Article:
Sore throat

Shortness of breath or difficulty breathing



Muscle aches or body aches

Nausea or vomiting


Poor feeding or poor appetite

New loss of taste or smell

Belly pain

The most common co-morbidities in hospitalised children are diabetes, gastrointestinal, neurological, cardiac and pulmonary diseases, specifically asthma. There is no evidence of a difference by age or sex in the risk of severe outcomes among children, which contrasts with the strong age-sex association observed among adults.

Children are rarely index cases, and scientific studies show that infectivity between children is significantly lower than between adults. Few children have needed intensive care and even fewer have died.

Post-acute sequelae of SARS-CoV-2 are characterised by persistent symptoms such as fatigue, dyspnoea, chest pain, cognitive impairment, and sleeping disturbances that last up to several months after infection
Knowledge of the consequences of school closures has increased. Possible negative effects such as loss of learning and impact on mental and physical health have been highlighted.

The negative consequences might have hit hardest against children who are already at risk, such as children with disabilities, children with underlying diseases, children in socio-economically disadvantaged groups and children living in social vulnerability and poverty.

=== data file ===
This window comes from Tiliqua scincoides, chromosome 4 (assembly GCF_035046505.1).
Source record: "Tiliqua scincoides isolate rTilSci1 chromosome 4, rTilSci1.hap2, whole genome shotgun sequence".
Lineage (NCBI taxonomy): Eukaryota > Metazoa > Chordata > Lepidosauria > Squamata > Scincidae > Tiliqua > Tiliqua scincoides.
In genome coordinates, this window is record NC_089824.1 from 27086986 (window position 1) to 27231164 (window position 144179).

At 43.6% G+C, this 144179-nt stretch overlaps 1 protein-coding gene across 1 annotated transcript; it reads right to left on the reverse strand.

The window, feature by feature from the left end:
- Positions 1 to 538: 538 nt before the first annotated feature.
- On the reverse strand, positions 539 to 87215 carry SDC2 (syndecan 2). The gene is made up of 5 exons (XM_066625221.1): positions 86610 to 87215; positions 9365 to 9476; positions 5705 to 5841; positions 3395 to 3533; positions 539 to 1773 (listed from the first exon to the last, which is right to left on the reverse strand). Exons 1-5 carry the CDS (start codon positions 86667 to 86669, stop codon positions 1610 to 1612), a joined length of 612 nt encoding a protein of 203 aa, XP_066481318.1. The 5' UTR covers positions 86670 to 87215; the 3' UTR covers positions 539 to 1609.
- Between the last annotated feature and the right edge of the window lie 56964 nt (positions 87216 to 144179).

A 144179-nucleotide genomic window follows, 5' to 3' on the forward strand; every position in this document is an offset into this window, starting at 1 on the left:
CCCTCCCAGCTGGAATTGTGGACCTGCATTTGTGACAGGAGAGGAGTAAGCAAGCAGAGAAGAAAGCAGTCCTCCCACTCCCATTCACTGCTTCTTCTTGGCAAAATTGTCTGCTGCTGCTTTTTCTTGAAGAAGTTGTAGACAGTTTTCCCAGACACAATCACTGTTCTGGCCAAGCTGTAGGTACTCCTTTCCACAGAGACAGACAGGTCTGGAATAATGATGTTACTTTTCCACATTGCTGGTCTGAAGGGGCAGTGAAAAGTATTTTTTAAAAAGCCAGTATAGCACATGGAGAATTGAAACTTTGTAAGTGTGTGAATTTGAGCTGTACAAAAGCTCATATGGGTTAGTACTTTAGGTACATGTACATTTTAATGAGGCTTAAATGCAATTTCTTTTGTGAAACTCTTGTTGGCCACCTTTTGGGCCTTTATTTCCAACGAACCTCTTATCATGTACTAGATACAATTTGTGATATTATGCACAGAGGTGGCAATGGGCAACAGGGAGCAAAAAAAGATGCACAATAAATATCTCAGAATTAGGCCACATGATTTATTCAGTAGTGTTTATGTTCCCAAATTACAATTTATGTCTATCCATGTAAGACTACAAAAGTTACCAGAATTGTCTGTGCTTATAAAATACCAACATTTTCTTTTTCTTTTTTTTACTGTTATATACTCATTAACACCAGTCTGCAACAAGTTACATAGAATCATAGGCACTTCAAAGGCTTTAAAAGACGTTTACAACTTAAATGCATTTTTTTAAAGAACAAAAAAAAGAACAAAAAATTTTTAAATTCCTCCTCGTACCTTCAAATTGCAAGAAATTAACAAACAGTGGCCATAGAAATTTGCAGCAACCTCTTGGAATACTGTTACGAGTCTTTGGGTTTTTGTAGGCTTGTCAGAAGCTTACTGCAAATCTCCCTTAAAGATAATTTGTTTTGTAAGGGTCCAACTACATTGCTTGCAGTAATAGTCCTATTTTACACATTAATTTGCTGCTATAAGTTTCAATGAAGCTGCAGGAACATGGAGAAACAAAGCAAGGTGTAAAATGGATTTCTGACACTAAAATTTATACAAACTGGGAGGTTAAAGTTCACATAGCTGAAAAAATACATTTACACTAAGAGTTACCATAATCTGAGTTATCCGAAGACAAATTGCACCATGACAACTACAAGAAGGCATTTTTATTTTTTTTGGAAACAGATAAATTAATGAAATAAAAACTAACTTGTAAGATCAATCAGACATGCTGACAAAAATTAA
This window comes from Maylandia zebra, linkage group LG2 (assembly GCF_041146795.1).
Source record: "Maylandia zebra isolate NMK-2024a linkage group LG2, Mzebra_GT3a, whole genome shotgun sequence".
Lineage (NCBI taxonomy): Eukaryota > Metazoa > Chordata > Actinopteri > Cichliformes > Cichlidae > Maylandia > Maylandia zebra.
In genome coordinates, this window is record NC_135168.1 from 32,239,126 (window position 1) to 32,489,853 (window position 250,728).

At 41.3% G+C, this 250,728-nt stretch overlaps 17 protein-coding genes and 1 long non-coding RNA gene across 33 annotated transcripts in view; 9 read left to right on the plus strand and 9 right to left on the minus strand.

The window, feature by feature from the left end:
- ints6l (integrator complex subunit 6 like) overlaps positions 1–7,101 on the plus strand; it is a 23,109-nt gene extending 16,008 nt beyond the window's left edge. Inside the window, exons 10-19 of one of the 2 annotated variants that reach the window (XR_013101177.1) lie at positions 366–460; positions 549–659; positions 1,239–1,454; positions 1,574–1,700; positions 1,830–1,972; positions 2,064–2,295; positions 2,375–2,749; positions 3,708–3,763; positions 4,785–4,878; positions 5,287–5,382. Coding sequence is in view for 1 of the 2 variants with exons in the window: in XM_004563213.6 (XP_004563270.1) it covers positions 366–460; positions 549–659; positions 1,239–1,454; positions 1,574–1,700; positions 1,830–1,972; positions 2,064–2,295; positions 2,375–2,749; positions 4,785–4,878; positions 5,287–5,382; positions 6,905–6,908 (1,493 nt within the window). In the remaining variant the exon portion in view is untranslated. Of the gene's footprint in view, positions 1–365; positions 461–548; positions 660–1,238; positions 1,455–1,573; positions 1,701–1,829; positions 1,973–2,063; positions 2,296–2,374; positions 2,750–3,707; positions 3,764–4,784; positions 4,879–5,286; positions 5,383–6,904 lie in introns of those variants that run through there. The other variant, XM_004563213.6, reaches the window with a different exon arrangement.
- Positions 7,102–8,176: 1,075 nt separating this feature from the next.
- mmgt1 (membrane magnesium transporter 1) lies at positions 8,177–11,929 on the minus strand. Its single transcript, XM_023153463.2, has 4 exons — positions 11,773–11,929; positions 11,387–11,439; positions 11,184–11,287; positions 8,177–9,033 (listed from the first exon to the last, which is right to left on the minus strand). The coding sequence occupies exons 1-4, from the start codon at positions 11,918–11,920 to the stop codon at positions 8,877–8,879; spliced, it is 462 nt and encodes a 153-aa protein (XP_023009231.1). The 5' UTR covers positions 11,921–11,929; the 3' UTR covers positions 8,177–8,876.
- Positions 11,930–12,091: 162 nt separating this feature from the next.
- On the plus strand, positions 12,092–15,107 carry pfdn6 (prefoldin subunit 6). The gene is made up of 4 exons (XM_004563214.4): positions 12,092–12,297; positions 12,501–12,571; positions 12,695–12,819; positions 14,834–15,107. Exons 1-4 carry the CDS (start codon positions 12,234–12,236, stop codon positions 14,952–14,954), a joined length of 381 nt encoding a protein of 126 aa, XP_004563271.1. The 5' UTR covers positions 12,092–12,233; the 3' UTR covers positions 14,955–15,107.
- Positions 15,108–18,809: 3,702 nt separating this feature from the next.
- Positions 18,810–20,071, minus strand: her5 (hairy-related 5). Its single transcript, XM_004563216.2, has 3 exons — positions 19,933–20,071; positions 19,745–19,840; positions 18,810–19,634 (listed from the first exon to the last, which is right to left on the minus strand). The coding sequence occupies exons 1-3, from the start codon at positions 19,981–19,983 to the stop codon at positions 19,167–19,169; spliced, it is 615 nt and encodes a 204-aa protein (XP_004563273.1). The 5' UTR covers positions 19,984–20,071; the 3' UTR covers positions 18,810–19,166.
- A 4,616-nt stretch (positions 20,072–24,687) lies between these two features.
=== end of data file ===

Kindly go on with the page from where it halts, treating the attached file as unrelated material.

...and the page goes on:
Public Health England confirmed that its data showed an increase in outbreaks and clusters involving variants at primary and secondary schools in recent weeks. Numbers of cases of Covid-19 have been rising fastest in schoolchildren in years seven to 11.

Teenagers also transmit the infection to a greater extent than younger children, but to a lesser extent than adults. A contributing reason for greater transmission among teenagers may be that they move around more in society and often have many close contacts.

There is limited spread of SARS-CoV-2 in schools when appropriate mitigation measures are in place. However, transmission of SARS-CoV-2 in school settings is inherently difficult to assess, particularly when community transmission is ongoing, as transmission attributed to schools could have occurred in community settings or vice-versa.

Educational staff and adults within school settings do not seem to be at increased risk of severe Covid-19 compared to the general population, but appropriate measures, including full vaccination, should be taken to minimise the chances of infection of educational staff.

In some cases, it is difficult to determine whether the infection spread during leisure time or at school. The infection seems to spread during leisure time, in close-contact sports and in other social contexts, such as parties or camps.

A number of measures must be taken at schools, such as adjusting schedules to avoid congestion, not allowing parents to stay on the premises, holding some of the teaching outdoors and allowing teaching of secondary school students to take place partly remotely.

Contact Dr Tatenda Simango on [email protected], for more articles visit